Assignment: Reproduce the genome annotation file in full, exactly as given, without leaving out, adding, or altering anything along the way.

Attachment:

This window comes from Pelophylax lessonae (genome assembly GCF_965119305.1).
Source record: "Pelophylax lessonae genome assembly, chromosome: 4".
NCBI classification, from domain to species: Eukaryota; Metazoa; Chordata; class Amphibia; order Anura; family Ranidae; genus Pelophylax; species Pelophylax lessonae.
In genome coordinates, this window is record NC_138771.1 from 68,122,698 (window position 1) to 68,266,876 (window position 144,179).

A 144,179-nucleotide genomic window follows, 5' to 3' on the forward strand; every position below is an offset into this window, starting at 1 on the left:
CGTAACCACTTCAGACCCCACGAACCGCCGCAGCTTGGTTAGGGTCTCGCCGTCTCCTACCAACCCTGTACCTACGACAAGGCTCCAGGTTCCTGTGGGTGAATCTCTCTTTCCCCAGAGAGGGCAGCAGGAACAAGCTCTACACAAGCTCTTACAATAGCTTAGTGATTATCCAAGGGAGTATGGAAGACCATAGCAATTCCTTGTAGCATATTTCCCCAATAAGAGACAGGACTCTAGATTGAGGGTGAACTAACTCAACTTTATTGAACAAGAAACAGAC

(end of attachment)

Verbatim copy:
This window comes from Pelophylax lessonae (genome assembly GCF_965119305.1).
Source record: "Pelophylax lessonae genome assembly, chromosome: 4".
NCBI classification, from domain to species: Eukaryota; Metazoa; Chordata; class Amphibia; order Anura; family Ranidae; genus Pelophylax; species Pelophylax lessonae.
In genome coordinates, this window is record NC_138771.1 from 68,122,698 (window position 1) to 68,266,876 (window position 144,179).

A 144,179-nucleotide genomic window follows, 5' to 3' on the forward strand; every position below is an offset into this window, starting at 1 on the left:
CGTAACCACTTCAGACCCCACGAACCGCCGCAGCTTGGTTAGGGTCTCGCCGTCTCCTACCAACCCTGTACCTACGACAAGGCTCCAGGTTCCTGTGGGTGAATCTCTCTTTCCCCAGAGAGGGCAGCAGGAACAAGCTCTACACAAGCTCTTACAATAGCTTAGTGATTATCCAAGGGAGTATGGAAGACCATAGCAATTCCTTGTAGCATATTTCCCCAATAAGAGACAGGACTCTAGATTGAGGGTGAACTAACTCAACTTTATTGAACAAGAAACAGAC